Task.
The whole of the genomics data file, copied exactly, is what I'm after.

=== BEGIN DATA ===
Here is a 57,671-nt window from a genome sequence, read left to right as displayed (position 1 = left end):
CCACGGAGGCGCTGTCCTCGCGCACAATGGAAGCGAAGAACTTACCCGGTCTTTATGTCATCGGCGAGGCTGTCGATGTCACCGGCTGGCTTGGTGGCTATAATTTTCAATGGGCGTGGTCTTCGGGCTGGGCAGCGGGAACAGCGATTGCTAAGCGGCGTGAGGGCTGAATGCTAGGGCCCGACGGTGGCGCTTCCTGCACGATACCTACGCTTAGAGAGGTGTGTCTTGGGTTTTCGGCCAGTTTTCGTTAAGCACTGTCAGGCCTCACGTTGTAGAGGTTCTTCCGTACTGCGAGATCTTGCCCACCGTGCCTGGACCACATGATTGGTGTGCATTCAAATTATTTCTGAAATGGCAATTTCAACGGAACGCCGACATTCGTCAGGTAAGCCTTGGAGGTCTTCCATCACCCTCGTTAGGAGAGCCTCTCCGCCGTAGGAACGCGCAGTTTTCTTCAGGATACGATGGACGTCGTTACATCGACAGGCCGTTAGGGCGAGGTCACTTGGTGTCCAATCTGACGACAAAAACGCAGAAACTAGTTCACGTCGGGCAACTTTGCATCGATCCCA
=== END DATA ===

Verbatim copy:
Here is a 57,671-nt window from a genome sequence, read left to right as displayed (position 1 = left end):
CCACGGAGGCGCTGTCCTCGCGCACAATGGAAGCGAAGAACTTACCCGGTCTTTATGTCATCGGCGAGGCTGTCGATGTCACCGGCTGGCTTGGTGGCTATAATTTTCAATGGGCGTGGTCTTCGGGCTGGGCAGCGGGAACAGCGATTGCTAAGCGGCGTGAGGGCTGAATGCTAGGGCCCGACGGTGGCGCTTCCTGCACGATACCTACGCTTAGAGAGGTGTGTCTTGGGTTTTCGGCCAGTTTTCGTTAAGCACTGTCAGGCCTCACGTTGTAGAGGTTCTTCCGTACTGCGAGATCTTGCCCACCGTGCCTGGACCACATGATTGGTGTGCATTCAAATTATTTCTGAAATGGCAATTTCAACGGAACGCCGACATTCGTCAGGTAAGCCTTGGAGGTCTTCCATCACCCTCGTTAGGAGAGCCTCTCCGCCGTAGGAACGCGCAGTTTTCTTCAGGATACGATGGACGTCGTTACATCGACAGGCCGTTAGGGCGAGGTCACTTGGTGTCCAATCTGACGACAAAAACGCAGAAACTAGTTCACGTCGGGCAACTTTGCATCGATCCCA